A Word to the Starting Filmmaker

I’ve come to realize that experience, training and knowledge only gets you so far in the independent film industry. If you want consistent paying jobs in the indie film word you need to own (and know how to operate) your equipment.

I don’t.

Why? Because I’m a manager-type. I’m not a techy type. Never have been, never will. Don’t get me wrong I have studied lighting, sound design, photography, camera functions and capabilities. I know how to edit and shoot pieces due to my training at a TV studio in Michigan. I own editing software, a small handycam and some “Rodriguez” lights and that’s all that’s worth mentioning. I edit when I have to. It’s something I dread. I can do it but it doesn’t give me joy, I’d rather pull my hair out.

So why don’t I have fancy equipment to get more paying jobs? Because I see it as a trap. Take a high-end consumer camera, A year ago a Panasonic DVX100b was a good way to go. The cost was about $3500. This year there is the Canon T2i that you can get for about $800. The RED is on the market and that can set you back $25,000 (body only). Now that’s just the camera. It’s not including all the lenses and accessories. You’ll need a tripod, a case, extra batteries, SD cards or MiniDV tape. Do you want a jib? A small lighting kit?  After you total everything up, your looking at a pretty pricey ordeal. But hey, you have equipment and experience, now you can pay off your investment with paying gigs, right?

Well there is the rub. You’ve now put yourself in the hole by buying equipment, so only paying jobs can get you out of it. There comes a point when you have to look at the investment of equipment and the possible return on investment, i.e. profit. How many paying jobs do you need to get to pay off the equipment? Are there that many jobs in your state to make that possible?

What if you bought the equipment so you can make you can make your own projects? Will you be working on other people’s projects to pay for the equipment but then not have enough time to work on your own project you bought the equipment for?  I seen it happen more times than I’d like to admit.

Next you have to keep in mind upgrades. It feels like every 3 months there is a better camera out there. Faster, sharper, more HD, 3D… Soon your investment it outdated and the jobs will be harder to get because people can rent or know someone who already has the best of the best.

There is an upside. Lighting equipment doesn’t go out of fashion too fast. Quality sound equipment can hold a long investment life. But again, look at the investment to the job opportunities available.

So that’s why I stick with the management side. I work as a Producer, Director, Writer, Assistant Director and Script Supervisor. All these jobs involve start up costs, but they were small. My script writing involves Final Draft ($249 cost) and books (upwards of $200). Producing involves contracts ($80), scheduling software ($500), and more books to protect the project (upwards of $200). Directing involves training and knowledge, watching movies, documentaries, schooling and more books. I went to UCLA for writing and producing so there was a heavy investment as well.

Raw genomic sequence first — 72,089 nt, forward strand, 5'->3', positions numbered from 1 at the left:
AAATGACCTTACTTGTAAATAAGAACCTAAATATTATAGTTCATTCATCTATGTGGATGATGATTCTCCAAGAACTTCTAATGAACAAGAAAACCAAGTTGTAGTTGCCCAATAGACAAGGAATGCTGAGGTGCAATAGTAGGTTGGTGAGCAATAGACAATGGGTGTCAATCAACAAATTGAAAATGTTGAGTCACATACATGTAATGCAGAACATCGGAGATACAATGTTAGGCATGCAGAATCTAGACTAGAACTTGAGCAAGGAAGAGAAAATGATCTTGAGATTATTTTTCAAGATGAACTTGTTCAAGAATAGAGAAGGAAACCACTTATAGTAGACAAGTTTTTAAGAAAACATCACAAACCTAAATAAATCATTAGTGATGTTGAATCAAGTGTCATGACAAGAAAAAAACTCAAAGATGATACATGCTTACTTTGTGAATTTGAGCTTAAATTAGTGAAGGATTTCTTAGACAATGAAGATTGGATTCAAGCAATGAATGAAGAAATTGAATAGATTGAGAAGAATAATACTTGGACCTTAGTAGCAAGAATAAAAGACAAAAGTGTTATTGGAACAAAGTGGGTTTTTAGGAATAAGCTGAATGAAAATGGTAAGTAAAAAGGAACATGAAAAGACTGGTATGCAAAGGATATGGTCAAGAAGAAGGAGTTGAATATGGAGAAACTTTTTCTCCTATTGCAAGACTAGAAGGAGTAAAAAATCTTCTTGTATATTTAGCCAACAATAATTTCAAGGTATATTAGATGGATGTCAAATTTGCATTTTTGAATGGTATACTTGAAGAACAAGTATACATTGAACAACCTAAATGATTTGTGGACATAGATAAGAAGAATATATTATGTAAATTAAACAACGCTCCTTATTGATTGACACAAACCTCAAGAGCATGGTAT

Producers, Directors and Writers are not generally hired or paid in indie filmmaking. That leaves Assistant Directing and Script Supervision as my paying gigs. AD work isn’t in high demand because it’s usually the friend of the director who gets that job. I don’t think enough people in the indie world know what an SS can bring to aproduction. A SS handles continuity, logging, and what is filmed vs. what is in the script. A SS works closely with the director to make sure they got the shots they need and the eyes for the editor to make sure they have usable takes with options. There is a lot more to it but that’s the reader’s digest version of it.

The first gig I had as a SS was wonderful. We had an actress that liked to tuck her hair behind her ear. When it was time for the wide shot I asked her if she wanted her hair tucked or untucked for the scene. She preferred untucked. It was my job to make sure that through the wide shot, the two-shot, the close up and the over-the-shoulders her hair was not tucked behind her ear. That way the edit would be continuous. Hence why sometimes a Script Supervisor is called Continuity. The Director loved me because once they got ready to roll, I’d make a motion to the actress to untuck her hair and we were set to go. I love the thumbs up from the director after catches like this. It’s small contribution but it helps the head-banging on the editor’s desk later.

I love doing SS work, but it’s one of the first things to get cut out of the budget for a film, a lot of people use their friends, mom or girlfriend to be the SS. The job is judged to not be that hard. I argue that once you have a good SS you’ll value what they bring to the finished product of the film.

An SS brings forms and a stopwatch, it’s not the enticing as someone bringing a camera, lights or sound equipment to set. So getting a paying job is more likely if you have equipment otherwise it is perceived that anyone can do a job that involves a clipboard.

I recommend having equipment but I do have caution, look at your possible return on your investment including upgrades and upkeep costs. Also note that you can take a deduction on your taxes for buying film equipment but talk to a financial advisor for the details on what you can deduct and how much you can expect to return each year.


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